Khargone (Madhya Pradesh): In order to preserve 'Sanja Art' the ancient folk art of Malwa region, an elderly woman named Suman Nimade draws various motifs on walls and teaches children about the ancient art form. This ancient art is losing significance in the present age.
Grandmother Suman Nimade, resident of Tilak Path of Gurav Samaj, Khargone has been working towards preservation of ancient Malwa culture and tradition in order to preserve folk art and present it to the younger generation. Nonetheless, the sad reality is that this art form is facing the brunt of modernisation and is slowly shifting into the category of dying art form.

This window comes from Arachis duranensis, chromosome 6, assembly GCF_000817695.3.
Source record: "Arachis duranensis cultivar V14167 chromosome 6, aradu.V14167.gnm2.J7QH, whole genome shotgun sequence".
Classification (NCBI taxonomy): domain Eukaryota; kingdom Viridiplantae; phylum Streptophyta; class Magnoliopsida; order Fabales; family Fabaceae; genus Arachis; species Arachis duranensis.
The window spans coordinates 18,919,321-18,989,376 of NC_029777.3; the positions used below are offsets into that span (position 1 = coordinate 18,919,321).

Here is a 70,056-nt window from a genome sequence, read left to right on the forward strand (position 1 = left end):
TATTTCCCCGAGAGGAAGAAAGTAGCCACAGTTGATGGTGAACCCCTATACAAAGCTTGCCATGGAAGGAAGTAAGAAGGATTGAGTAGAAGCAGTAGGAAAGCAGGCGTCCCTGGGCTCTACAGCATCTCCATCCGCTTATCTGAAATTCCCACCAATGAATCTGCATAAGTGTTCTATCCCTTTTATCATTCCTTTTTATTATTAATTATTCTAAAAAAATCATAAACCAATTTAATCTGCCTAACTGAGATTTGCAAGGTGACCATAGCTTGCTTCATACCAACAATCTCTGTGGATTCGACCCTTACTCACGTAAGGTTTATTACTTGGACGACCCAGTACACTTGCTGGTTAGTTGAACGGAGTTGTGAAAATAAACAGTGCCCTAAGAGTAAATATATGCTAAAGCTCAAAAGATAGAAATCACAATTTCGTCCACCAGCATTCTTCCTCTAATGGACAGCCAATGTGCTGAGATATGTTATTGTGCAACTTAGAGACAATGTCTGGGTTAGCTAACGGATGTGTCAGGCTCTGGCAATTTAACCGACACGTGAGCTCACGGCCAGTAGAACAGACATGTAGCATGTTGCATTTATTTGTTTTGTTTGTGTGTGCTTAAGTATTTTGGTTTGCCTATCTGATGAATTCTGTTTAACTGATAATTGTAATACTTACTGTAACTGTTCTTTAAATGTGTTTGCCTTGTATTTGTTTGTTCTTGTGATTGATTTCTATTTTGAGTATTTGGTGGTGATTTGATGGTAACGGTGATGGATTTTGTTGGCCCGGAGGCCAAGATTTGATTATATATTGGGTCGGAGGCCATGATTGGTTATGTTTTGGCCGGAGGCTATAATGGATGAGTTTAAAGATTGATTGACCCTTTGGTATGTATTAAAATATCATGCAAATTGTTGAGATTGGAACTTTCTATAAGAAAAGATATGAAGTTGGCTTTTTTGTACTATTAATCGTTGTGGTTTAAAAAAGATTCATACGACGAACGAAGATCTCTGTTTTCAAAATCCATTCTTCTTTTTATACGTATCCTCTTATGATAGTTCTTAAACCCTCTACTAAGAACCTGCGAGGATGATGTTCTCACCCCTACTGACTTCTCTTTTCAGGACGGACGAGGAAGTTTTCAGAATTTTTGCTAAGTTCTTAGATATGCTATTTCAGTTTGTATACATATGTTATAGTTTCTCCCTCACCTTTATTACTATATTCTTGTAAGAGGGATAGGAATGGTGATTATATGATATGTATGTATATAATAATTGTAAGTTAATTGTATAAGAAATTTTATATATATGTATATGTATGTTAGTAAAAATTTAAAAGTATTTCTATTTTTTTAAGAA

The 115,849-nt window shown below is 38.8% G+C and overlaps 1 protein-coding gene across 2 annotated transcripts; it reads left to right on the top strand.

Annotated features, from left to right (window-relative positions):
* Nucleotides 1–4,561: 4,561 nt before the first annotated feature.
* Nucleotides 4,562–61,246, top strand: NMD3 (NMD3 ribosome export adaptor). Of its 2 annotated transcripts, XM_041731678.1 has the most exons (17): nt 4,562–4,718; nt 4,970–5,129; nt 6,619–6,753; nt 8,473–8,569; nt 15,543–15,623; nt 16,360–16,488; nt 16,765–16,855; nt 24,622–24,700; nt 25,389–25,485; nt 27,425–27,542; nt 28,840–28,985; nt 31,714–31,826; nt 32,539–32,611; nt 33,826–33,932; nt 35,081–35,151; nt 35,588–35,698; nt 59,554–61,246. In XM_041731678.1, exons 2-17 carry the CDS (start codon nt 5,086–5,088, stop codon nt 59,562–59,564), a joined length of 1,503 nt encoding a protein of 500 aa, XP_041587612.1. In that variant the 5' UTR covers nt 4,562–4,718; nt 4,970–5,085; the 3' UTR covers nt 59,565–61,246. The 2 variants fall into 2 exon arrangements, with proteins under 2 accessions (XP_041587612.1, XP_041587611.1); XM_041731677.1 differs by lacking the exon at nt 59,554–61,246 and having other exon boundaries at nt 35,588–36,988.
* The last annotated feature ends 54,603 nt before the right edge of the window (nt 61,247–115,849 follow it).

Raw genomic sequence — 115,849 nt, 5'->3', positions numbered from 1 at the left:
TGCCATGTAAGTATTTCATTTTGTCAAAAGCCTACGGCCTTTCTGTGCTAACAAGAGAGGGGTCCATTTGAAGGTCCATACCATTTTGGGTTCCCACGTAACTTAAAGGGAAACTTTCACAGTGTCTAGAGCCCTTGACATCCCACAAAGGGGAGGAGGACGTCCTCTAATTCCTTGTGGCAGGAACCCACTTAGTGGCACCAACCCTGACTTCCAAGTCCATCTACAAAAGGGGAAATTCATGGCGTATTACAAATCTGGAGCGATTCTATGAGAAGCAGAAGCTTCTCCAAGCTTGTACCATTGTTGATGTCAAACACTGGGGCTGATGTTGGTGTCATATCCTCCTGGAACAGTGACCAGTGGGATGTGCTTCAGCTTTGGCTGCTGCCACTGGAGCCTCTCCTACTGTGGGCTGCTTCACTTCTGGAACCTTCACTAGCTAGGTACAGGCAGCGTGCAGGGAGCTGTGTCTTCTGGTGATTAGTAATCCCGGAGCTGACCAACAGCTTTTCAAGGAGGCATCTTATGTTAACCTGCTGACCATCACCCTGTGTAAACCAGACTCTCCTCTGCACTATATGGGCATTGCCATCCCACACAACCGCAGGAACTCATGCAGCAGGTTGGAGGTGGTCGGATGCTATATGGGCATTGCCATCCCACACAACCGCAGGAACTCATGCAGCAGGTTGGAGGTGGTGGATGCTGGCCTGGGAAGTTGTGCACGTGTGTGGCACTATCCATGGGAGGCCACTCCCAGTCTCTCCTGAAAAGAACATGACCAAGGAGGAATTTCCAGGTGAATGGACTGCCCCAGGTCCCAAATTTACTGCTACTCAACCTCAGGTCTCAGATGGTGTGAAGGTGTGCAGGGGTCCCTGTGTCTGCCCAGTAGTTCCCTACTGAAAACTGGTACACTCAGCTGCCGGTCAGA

Sanja, made on walls using cow dung by young girls during 16 days of 'pitra-paksha' is an ancient art form of Malwa in the honour of Goddess named Sanja. During the festival, young girls draw various motifs of cow dung on walls every day and sing songs and perform aarti in honour of Goddess Sanja. To make motifs attractive, they are made in relief style with the help of fresh cow dung and are decorated with flowers, bright and colourful stripes. On one side this festival represents religious faith and on other side, it acts as an excellent repellent of insects and mosquitoes inside the house. Media in-charge of Gurav Samaj Hemant Morane said that Sanja art form is one of the finest and oldest form of art and needs to be preserved.
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